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Uterine Rupture

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Shoulder dystocia
Cord prolaspe
Uterine rupture
Placental abruption

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The incidence of uterine rupture is 0.05% of all pregnancies (Reference1), occurring between 1 in 140 to 300 of women with a pre-existing scar (Reference2). The risk increases with the number of caesarean sections; two previous sections carry a 3 to 5 fold risk over one previous section (Reference3,Reference4). The perinatal mortality is ten times that of the maternal mortality (Reference1).

CESDI established a focus group to report on the 42 cases in 1994-5 which resulted in an intrapartum death. Although 93% of these cases had impending warning signs, 57% had the diagnosis made only at the time of laparotomy. 75% of the cases were deemed to have grade 3 suboptimal care (significantly more than the other deaths in the enquiries).

CESDI (5th Annual Report) - Recommendations

Women with a uterine scar require:

  • Antenatal management including plans for delivery and induction involving a documented discussion with anexperienced obstetrician (ideally a consultant but at least SPR4 or higher).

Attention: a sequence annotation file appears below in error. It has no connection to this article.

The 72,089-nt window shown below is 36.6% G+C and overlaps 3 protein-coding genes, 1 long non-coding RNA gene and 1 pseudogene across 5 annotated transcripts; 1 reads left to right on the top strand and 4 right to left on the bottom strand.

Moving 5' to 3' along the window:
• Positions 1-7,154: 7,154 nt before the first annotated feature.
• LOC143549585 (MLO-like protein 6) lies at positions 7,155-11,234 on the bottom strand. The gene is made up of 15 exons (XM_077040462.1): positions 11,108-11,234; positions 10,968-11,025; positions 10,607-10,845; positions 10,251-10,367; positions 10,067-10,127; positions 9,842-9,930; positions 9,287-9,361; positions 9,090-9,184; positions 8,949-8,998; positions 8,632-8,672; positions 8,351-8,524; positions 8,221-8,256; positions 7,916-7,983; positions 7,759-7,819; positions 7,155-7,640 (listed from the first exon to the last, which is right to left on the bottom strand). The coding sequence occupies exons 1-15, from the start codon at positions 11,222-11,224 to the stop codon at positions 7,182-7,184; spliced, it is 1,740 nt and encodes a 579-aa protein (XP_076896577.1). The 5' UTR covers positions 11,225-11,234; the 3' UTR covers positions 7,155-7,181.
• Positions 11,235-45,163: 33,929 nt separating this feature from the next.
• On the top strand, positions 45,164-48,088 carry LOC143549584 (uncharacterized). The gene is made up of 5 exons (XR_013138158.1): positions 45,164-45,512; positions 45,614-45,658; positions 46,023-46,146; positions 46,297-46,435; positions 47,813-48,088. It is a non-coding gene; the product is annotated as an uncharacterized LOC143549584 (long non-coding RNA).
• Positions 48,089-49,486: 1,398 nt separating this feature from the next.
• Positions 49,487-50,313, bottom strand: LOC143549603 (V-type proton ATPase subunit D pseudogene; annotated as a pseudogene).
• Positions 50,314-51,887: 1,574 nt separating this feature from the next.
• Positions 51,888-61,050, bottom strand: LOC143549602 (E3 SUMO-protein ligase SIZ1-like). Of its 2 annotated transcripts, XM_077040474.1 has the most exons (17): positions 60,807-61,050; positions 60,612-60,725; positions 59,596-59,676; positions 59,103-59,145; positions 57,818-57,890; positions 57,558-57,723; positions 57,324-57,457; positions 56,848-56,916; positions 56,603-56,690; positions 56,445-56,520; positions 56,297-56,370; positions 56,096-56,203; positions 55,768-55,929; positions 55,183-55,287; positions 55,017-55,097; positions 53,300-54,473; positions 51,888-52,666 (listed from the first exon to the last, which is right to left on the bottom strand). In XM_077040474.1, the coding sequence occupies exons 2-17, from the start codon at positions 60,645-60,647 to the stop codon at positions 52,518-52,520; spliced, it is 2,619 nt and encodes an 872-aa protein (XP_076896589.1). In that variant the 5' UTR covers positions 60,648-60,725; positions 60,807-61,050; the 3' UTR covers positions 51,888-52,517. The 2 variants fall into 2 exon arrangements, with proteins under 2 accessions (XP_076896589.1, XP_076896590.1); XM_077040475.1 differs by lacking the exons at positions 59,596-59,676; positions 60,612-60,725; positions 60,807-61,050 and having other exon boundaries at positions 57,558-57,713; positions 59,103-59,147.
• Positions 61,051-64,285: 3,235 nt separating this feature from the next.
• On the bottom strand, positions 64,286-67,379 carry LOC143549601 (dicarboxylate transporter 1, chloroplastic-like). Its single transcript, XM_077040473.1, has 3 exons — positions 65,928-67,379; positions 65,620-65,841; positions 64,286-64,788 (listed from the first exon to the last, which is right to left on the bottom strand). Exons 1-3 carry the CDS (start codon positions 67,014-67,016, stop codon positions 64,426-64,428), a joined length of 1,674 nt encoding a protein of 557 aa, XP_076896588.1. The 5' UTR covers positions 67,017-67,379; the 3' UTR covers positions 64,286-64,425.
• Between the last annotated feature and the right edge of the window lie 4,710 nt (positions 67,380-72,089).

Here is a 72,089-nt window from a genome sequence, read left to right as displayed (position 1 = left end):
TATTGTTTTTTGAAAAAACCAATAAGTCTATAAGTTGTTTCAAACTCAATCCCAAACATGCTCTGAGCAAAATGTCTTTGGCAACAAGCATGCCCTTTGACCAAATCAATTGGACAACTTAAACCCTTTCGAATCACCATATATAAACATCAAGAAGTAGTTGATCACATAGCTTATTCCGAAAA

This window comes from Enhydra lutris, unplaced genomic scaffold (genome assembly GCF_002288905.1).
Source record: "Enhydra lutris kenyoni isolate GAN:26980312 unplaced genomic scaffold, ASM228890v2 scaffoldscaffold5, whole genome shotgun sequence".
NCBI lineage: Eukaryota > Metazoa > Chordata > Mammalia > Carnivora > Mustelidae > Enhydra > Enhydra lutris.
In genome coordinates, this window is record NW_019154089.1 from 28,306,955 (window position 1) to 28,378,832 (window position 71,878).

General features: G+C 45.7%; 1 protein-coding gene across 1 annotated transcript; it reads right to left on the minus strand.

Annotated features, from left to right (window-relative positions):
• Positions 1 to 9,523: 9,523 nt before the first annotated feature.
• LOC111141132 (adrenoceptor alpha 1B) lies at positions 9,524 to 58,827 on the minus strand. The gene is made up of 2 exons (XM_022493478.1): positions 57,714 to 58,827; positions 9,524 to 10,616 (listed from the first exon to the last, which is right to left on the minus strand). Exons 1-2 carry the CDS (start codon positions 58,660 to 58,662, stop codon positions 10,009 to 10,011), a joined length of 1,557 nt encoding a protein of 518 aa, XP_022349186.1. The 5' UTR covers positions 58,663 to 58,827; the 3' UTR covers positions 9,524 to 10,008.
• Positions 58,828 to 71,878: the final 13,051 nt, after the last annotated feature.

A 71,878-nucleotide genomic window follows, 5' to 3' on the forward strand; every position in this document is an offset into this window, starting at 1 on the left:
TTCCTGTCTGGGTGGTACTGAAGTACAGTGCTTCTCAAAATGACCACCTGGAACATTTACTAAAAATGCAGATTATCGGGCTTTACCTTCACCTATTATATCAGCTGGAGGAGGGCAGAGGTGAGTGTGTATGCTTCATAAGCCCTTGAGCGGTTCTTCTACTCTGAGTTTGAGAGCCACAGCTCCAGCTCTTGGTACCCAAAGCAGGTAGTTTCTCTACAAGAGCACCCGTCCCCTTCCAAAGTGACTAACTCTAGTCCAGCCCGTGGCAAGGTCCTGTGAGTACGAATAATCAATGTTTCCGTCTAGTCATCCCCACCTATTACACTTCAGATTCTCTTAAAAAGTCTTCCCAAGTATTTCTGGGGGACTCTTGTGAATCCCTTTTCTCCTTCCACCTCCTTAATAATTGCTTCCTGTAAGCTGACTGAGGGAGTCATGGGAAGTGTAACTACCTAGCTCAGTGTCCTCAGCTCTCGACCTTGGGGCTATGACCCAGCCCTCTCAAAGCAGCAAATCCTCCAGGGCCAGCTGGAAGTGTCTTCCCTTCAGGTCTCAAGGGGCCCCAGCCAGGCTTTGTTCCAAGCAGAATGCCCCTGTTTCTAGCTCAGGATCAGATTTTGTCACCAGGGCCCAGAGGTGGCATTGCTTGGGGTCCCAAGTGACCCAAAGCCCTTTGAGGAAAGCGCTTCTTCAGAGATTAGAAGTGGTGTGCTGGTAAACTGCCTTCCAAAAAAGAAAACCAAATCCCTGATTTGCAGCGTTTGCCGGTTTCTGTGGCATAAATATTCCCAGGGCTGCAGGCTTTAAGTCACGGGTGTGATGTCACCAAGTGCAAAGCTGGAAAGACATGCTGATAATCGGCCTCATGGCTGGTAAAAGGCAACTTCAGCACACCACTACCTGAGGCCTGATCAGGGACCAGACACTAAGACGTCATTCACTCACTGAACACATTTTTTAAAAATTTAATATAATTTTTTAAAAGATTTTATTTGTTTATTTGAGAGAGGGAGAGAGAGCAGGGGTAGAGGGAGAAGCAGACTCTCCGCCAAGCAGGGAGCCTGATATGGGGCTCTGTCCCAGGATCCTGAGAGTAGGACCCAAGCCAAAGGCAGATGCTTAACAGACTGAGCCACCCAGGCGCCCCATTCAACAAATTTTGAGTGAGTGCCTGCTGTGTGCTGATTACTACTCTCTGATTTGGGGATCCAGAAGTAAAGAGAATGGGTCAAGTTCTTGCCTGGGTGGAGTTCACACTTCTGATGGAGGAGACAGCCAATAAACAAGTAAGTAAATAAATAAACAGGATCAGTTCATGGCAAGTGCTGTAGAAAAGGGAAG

• Attentive intrapartum fetal and maternal surveillance in a setting where the baby can be delivered within 30 minutes.
  • Involvement of an experienced obstetrician in intrapartum decisions.
  • No more than one dose of prostaglandin unless great vigilance is exercised.
  • Information about relevant symptoms to be reported to those caring for them in labour.

Hospital units need to provide:

  • Local guidelines regarding the setting and standards of labour.
  • Local guidelines regarding the setting and standards of intrapartum fetal and maternal surveillance in women with uterine scar.
  • Whenever uterine rupture occurs it should be the subject of a departmental case review.

Training issues:

  • All involved in intrapartum care of women must be aware of the factors that may lead to uterine rupture. In particular, they must recognize that women with a uterine scar are 'high risk' and should be managed appropriately.
  • All involved in intrapartum care of women should undergo training in the use and interpretation of CTGs.

According to representatives of units in the West Midlands who attended this Forum, 44% of maternity units do not have fire drills on their labour suite on a regular basis.

Suggested management of uterine rupture
  • Stop oxytocinon
  • Call key personnel, haematologist, porter
  • Bloods, IV access & fluids (16 gauge venflon)
  • Continuous monitoring
  • Rapid delivery


1. Lynch JC. Uterine rupture and scar dehiscence. A five year survey. Anaesth Intens Care 1996;24:699-704, Abstract
2. CESDI 5th Annual Report published by the Maternal and Child Health Research Consortium in May 1998.
3. Miller D. Vaginal birth after cesarian: a 10 year experience. Obstet Gynecol 1994;84:255-8, Abstract
4. Caughey AB. Rate of uterine rupture during a trial of labor in women with one or two prior cesarian sections. Am J Obstet Gynecol 1999;181:872-6, Abstract

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